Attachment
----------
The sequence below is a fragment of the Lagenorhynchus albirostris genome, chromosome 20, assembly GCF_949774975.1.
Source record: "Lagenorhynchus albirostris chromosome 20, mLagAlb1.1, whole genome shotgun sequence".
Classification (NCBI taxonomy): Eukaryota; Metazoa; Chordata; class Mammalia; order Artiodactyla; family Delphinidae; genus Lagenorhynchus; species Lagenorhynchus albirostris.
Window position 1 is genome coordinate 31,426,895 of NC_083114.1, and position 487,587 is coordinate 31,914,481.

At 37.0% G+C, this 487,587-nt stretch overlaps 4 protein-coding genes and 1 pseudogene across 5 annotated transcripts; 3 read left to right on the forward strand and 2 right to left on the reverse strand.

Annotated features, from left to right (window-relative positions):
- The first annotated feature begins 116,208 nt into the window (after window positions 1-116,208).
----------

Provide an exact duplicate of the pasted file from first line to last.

The sequence below is a fragment of the Lagenorhynchus albirostris genome, chromosome 20, assembly GCF_949774975.1.
Source record: "Lagenorhynchus albirostris chromosome 20, mLagAlb1.1, whole genome shotgun sequence".
Classification (NCBI taxonomy): Eukaryota; Metazoa; Chordata; class Mammalia; order Artiodactyla; family Delphinidae; genus Lagenorhynchus; species Lagenorhynchus albirostris.
Window position 1 is genome coordinate 31,426,895 of NC_083114.1, and position 487,587 is coordinate 31,914,481.

At 37.0% G+C, this 487,587-nt stretch overlaps 4 protein-coding genes and 1 pseudogene across 5 annotated transcripts; 3 read left to right on the forward strand and 2 right to left on the reverse strand.

Annotated features, from left to right (window-relative positions):
- The first annotated feature begins 116,208 nt into the window (after window positions 1-116,208).